The beachfront area where Burj Al Arab and Jumeirah Beach Hotel are located was previously called Chicago Beach. The hotel is located on an island of reclaimed land 280 meters offshore of the beach of the former Chicago Beach Hotel. The locale’s name had its origins in the Chicago Bridge & Iron Company which at one time welded giant floating oil storage tanks, known locally as Kazzans on the site.
Design and construction
The Burj Al Arab was designed by multidisciplinary consultancy Atkins led by architect Tom Wright. It is very similar to the Vasco da Gama Tower located in Lisbon, Portugal. The design and construction were managed by Canadian engineer Rick Gregory also of WS Atkins. Construction of the island began in 1994 and involved up to 2,000 construction workers during peak construction. It was built to resemble the billowing spinnaker sail of a J-class yacht. Two “wings” spread in a V to form a vast “mast”, while the space between them is enclosed in a massive atrium.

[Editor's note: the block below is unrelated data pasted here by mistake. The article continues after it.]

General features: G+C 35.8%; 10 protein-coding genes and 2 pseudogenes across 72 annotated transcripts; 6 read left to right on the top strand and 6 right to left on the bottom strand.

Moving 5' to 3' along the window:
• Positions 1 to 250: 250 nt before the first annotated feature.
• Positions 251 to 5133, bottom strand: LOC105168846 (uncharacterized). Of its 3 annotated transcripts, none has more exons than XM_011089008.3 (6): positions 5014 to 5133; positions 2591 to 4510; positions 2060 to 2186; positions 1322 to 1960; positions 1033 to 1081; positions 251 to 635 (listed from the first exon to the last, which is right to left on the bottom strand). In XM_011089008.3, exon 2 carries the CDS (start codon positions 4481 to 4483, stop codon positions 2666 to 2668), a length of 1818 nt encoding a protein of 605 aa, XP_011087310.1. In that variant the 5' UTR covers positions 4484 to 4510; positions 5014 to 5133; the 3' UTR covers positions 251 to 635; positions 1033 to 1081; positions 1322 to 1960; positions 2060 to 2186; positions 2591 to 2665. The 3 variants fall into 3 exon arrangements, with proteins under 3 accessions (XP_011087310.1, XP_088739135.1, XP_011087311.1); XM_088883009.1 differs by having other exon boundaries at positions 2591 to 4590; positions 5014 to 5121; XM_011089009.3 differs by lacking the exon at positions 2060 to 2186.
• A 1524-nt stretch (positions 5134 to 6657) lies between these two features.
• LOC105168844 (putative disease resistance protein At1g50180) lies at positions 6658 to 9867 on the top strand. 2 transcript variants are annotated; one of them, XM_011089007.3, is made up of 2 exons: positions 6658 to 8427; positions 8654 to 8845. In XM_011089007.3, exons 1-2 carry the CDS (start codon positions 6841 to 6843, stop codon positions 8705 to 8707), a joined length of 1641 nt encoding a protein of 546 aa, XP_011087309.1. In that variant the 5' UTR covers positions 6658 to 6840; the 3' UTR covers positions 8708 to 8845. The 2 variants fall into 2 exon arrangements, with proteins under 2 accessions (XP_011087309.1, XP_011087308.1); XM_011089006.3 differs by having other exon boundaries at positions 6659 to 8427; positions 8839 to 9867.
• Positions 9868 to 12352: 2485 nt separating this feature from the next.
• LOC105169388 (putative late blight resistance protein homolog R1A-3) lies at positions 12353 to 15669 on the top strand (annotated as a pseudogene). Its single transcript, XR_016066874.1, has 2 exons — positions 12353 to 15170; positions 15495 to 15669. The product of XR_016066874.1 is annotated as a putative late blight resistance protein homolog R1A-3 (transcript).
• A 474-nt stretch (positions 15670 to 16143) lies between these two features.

The hotel was built by South African construction contractor Murray & Roberts / now renamed Concor and Al Habtoor Engineering and the interior works were delivered by UAE based Depa.
The building opened in December 1999.
The hotel’s helipad was designed by Irish architect Rebecca Gernon. The helipad is above the building’s 59th floor, and has been used as a car race track, a boxing ring, a tennis match, and the jumping off point for the highest kite surfing jump in history.